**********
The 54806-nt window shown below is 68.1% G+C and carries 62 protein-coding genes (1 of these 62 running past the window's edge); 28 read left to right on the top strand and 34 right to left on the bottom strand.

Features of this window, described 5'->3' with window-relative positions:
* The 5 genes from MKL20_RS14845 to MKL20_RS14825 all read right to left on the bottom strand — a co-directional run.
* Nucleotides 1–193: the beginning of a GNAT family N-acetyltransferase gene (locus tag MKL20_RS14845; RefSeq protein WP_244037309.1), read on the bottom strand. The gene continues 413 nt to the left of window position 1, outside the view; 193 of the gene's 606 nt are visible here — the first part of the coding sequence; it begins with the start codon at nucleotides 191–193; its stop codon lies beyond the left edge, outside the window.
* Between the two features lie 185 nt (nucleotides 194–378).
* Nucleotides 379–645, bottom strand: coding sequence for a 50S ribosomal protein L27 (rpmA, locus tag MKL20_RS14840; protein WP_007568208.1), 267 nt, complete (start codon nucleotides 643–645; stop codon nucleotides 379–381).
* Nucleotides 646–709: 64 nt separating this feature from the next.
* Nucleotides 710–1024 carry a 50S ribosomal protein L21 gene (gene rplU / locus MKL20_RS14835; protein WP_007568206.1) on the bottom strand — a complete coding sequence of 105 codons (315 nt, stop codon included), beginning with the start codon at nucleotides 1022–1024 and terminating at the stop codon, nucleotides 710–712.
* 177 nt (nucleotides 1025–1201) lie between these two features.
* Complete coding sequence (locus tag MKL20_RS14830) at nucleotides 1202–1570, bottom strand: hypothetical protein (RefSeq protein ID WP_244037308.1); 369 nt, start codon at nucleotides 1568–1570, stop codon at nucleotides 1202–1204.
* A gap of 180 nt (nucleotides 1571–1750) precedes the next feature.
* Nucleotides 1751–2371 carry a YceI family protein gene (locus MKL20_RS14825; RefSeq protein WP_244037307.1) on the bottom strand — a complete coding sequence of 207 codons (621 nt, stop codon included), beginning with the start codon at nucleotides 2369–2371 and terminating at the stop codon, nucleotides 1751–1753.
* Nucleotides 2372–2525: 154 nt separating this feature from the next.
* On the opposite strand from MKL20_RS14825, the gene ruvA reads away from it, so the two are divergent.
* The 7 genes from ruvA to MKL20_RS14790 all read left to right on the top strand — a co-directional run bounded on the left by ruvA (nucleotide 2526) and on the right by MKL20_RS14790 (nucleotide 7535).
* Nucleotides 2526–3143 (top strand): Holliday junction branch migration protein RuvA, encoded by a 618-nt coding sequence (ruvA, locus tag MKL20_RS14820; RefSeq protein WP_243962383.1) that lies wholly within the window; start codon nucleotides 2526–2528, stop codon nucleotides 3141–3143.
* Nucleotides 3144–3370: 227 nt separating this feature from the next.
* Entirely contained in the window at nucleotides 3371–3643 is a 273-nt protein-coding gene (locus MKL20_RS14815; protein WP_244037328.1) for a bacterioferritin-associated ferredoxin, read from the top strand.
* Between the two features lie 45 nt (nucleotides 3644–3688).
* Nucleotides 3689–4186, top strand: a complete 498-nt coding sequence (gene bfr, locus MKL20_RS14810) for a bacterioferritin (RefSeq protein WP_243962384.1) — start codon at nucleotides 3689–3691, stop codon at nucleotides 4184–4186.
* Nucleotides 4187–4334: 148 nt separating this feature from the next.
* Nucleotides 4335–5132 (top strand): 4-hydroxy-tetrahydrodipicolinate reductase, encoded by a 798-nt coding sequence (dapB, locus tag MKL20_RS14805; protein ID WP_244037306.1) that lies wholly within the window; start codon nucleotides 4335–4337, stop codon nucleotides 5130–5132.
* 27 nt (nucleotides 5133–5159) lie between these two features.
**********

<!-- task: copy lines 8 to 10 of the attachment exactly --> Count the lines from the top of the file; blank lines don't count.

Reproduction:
* Nucleotides 710–1024 carry a 50S ribosomal protein L21 gene (gene rplU / locus MKL20_RS14835; protein WP_007568206.1) on the bottom strand — a complete coding sequence of 105 codons (315 nt, stop codon included), beginning with the start codon at nucleotides 1022–1024 and terminating at the stop codon, nucleotides 710–712.
* 177 nt (nucleotides 1025–1201) lie between these two features.
* Complete coding sequence (locus tag MKL20_RS14830) at nucleotides 1202–1570, bottom strand: hypothetical protein (RefSeq protein ID WP_244037308.1); 369 nt, start codon at nucleotides 1568–1570, stop codon at nucleotides 1202–1204.